Elite and Private Education
- Catherine DohertyCatherine DohertyQueensland University of Technology
- and Megan PozziMegan PozziQueensland University of Technology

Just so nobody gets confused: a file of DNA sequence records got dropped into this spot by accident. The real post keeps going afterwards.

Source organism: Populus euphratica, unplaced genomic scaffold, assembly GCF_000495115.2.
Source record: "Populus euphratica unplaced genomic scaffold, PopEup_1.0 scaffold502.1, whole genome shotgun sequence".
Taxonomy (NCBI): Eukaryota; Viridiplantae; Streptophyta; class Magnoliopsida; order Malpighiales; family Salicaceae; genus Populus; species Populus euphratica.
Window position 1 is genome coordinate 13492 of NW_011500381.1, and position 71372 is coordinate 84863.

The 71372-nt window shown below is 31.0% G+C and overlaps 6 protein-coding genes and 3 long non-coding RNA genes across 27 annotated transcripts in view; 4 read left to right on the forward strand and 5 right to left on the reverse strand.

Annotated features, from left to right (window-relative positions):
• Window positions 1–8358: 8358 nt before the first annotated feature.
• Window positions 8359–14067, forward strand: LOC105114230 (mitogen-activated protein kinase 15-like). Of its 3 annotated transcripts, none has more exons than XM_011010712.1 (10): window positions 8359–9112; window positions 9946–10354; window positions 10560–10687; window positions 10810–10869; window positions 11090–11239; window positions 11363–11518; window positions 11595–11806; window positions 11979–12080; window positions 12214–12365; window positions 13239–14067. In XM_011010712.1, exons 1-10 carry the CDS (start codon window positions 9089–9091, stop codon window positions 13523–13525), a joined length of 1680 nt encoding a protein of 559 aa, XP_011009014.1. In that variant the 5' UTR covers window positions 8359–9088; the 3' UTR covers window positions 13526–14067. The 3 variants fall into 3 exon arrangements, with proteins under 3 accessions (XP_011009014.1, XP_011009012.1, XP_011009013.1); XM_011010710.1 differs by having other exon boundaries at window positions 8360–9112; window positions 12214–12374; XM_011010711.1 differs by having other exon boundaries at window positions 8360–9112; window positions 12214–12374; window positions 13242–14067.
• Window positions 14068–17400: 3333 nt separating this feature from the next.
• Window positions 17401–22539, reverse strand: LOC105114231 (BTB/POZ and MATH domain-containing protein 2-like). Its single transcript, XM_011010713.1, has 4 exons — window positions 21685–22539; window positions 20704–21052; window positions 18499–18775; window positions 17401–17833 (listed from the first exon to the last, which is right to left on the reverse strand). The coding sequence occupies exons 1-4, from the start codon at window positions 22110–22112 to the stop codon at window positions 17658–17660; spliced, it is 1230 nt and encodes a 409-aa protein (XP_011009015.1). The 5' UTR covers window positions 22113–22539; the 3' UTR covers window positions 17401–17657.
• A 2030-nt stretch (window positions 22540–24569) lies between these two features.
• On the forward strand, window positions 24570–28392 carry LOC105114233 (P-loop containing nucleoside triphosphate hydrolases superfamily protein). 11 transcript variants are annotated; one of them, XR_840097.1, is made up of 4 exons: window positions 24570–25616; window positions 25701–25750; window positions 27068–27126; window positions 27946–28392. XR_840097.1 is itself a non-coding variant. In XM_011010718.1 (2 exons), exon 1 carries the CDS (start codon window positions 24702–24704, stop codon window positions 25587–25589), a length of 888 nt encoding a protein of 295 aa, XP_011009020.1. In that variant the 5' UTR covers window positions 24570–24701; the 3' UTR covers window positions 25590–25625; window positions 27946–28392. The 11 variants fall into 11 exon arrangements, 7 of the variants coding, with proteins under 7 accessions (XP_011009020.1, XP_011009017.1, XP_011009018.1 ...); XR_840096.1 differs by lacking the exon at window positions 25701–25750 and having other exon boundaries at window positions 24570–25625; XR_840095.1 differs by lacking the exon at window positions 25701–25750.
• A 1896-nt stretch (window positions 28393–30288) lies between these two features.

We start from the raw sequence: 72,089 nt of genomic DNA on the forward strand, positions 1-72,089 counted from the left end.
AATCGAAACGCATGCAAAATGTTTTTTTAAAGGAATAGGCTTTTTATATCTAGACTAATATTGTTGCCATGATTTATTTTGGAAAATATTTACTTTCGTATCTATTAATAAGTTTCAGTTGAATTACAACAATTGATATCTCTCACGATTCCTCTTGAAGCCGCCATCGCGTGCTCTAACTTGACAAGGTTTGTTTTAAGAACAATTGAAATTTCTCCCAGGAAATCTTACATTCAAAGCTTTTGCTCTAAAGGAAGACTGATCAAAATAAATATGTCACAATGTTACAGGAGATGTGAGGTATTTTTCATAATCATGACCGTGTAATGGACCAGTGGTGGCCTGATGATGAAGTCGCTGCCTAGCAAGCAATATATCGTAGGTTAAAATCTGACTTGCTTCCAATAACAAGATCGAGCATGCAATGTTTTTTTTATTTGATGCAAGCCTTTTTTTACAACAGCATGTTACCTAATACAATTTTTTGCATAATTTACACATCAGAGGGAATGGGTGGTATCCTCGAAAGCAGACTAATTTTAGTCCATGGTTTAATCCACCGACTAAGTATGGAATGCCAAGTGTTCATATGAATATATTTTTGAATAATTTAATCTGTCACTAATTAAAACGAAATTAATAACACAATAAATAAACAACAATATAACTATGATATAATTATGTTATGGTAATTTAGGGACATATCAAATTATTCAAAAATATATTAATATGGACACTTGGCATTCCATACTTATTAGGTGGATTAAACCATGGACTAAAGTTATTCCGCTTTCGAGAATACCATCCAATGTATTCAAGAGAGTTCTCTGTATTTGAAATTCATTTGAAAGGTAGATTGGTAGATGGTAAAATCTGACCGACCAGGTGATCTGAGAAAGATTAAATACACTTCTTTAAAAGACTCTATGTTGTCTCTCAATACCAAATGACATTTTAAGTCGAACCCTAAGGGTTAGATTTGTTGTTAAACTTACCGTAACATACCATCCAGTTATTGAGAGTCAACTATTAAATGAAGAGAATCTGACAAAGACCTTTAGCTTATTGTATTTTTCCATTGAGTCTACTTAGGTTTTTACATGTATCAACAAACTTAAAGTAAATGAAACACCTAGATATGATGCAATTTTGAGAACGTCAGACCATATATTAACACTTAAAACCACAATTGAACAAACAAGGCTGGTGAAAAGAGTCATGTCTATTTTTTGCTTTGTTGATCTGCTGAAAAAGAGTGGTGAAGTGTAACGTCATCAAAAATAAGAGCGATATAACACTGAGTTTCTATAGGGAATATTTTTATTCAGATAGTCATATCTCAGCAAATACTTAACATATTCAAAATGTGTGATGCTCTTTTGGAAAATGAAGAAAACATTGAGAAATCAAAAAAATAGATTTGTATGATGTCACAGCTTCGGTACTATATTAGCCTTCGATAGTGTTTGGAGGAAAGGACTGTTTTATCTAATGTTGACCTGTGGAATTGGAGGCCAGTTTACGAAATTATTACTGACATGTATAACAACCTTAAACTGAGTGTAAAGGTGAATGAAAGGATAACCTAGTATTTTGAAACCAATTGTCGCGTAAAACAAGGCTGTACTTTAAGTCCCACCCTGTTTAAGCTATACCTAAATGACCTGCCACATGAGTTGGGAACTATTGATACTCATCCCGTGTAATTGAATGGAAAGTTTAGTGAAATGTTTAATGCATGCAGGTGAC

While meritocratic ideals assume a level playing field for educational competition, those who can may seek to tilt the field in their children’s favor to ensure better educational opportunities and the associated life rewards. A growing body of literature is researching “up” to better understand how advantage for some through the choice of elite or private schooling contributes to the relative disadvantage of others. Institutional claims to offering an “elite” education can rest on different logics such as social selectivity by dint of high fees or academic selectivity by dint of enrollments conditional on academic excellence. Private education provided by a non-government entity serves as an alternative to public sector provision for those who can afford it. The global spread of neoliberal metapolicy has fanned a general trend towards privatization. Such logics of social restriction can distinguish the whole school, niche programs of distinction within a school, or tracking practices that pool advantage in particular classes or subjects. While education policy debates wrestle with how to articulate competing ethics of excellence, inclusivity, and equity, elite branding unapologetically resolves these tensions by conflating excellence and exclusivity. To achieve and sustain elite status, however, relies on the extra work of carefully curating reputations and protecting the brand. Recent research has started to ask more difficult questions of educational privilege. Such research helps to understand: the curricular processes and nature of privilege achieved through elite and private educational choices; how such education harnesses the semblance of meritocratic competition to legitimate its forms of distinction; and the broader impact of these processes.